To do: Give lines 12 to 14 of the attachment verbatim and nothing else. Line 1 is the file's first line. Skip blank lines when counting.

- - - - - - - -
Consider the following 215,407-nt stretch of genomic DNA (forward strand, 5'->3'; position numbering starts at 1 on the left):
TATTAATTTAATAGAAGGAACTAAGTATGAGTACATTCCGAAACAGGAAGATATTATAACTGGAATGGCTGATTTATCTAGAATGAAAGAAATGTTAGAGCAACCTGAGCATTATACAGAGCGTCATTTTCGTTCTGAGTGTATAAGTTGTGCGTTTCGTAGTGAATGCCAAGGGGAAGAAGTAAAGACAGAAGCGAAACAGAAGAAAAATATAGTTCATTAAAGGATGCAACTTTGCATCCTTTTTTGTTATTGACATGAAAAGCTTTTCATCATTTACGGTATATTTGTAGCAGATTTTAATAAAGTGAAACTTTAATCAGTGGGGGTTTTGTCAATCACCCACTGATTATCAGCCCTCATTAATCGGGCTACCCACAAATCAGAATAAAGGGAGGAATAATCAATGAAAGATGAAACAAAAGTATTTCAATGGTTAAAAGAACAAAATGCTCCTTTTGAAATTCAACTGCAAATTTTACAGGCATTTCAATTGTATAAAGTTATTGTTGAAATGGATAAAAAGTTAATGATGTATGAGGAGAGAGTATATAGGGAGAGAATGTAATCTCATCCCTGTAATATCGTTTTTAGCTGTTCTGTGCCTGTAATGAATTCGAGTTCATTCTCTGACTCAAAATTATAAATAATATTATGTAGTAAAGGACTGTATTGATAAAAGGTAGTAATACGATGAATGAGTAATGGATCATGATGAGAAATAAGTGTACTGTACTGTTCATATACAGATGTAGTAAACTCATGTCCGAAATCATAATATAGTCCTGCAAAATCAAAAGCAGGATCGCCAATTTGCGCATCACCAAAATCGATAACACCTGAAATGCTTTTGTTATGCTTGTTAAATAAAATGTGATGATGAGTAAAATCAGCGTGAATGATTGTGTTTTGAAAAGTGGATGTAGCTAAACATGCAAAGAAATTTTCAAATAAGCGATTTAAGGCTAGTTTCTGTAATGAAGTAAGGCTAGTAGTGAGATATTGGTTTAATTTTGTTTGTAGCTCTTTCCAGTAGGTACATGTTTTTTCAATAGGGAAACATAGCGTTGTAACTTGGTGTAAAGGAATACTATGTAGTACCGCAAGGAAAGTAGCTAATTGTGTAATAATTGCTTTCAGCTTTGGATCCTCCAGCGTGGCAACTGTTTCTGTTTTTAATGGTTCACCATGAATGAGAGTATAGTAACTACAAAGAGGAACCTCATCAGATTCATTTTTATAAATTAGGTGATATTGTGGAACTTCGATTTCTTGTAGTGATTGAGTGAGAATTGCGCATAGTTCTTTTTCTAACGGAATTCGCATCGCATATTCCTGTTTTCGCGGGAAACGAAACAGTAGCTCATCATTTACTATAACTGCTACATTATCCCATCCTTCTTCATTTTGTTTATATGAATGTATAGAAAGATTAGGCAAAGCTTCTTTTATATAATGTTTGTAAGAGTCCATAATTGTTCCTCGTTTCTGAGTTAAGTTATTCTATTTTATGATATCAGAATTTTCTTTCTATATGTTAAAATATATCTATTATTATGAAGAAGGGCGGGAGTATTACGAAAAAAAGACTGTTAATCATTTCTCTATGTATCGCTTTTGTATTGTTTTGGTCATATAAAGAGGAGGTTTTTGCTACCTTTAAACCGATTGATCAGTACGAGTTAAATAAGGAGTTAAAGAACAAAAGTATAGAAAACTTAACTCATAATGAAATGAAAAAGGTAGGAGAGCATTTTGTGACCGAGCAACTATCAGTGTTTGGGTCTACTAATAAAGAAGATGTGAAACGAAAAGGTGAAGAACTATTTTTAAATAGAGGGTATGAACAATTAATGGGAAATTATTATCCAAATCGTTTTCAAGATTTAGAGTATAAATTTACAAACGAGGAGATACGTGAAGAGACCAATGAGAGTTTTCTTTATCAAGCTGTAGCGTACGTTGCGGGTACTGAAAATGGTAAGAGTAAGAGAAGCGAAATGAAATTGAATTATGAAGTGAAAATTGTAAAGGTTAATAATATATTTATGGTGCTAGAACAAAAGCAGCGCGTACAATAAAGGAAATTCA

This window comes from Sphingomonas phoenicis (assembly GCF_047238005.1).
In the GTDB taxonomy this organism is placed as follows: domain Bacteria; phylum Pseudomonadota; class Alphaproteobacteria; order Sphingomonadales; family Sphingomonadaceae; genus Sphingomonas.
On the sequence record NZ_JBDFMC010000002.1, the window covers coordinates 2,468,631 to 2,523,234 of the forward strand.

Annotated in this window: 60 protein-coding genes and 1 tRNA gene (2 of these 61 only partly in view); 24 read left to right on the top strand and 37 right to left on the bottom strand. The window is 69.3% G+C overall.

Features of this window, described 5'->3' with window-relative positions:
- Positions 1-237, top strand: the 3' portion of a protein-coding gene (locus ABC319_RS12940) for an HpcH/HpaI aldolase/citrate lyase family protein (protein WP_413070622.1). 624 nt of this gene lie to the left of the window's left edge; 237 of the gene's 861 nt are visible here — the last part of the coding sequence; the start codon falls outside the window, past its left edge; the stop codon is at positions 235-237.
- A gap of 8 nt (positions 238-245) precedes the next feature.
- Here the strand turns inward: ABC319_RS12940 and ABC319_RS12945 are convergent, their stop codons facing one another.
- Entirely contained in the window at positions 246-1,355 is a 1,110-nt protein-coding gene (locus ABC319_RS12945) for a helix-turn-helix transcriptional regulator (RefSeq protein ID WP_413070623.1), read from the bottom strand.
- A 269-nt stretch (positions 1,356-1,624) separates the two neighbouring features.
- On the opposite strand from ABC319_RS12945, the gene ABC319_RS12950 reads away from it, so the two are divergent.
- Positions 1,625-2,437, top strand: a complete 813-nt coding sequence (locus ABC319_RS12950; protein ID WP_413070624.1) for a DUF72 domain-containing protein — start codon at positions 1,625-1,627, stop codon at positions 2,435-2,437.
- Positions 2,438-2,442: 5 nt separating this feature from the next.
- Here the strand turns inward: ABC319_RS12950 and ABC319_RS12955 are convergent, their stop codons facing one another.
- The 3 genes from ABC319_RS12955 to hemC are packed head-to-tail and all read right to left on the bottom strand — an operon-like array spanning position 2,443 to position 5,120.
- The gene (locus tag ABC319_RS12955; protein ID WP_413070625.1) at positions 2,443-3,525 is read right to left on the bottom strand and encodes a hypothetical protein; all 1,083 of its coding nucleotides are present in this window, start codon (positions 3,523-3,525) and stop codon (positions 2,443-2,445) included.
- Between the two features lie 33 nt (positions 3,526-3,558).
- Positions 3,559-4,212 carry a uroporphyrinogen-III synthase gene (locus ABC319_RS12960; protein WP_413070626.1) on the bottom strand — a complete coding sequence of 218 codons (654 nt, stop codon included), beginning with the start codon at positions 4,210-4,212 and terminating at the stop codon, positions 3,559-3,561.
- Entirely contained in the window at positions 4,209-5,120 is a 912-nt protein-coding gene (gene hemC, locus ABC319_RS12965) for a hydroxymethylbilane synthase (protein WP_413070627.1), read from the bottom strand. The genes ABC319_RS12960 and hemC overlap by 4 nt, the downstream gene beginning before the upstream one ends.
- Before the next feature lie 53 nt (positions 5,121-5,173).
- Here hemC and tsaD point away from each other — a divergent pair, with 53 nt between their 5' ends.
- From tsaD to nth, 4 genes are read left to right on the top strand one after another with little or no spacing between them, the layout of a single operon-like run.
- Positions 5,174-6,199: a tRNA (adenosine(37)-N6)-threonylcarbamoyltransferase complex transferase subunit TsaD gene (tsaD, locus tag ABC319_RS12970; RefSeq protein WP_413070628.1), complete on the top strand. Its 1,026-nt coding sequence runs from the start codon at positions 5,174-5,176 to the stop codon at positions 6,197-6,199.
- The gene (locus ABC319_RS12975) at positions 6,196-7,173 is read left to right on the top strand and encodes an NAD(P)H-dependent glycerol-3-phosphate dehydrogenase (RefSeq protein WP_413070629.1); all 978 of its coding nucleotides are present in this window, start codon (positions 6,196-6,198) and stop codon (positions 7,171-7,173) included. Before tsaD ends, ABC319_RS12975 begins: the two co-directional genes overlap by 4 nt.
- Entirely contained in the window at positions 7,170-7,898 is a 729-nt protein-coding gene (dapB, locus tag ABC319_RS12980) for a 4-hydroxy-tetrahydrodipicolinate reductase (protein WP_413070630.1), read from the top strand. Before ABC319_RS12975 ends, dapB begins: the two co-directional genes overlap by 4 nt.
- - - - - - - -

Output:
- A 269-nt stretch (positions 1,356-1,624) separates the two neighbouring features.
- On the opposite strand from ABC319_RS12945, the gene ABC319_RS12950 reads away from it, so the two are divergent.
- Positions 1,625-2,437, top strand: a complete 813-nt coding sequence (locus ABC319_RS12950; protein ID WP_413070624.1) for a DUF72 domain-containing protein — start codon at positions 1,625-1,627, stop codon at positions 2,435-2,437.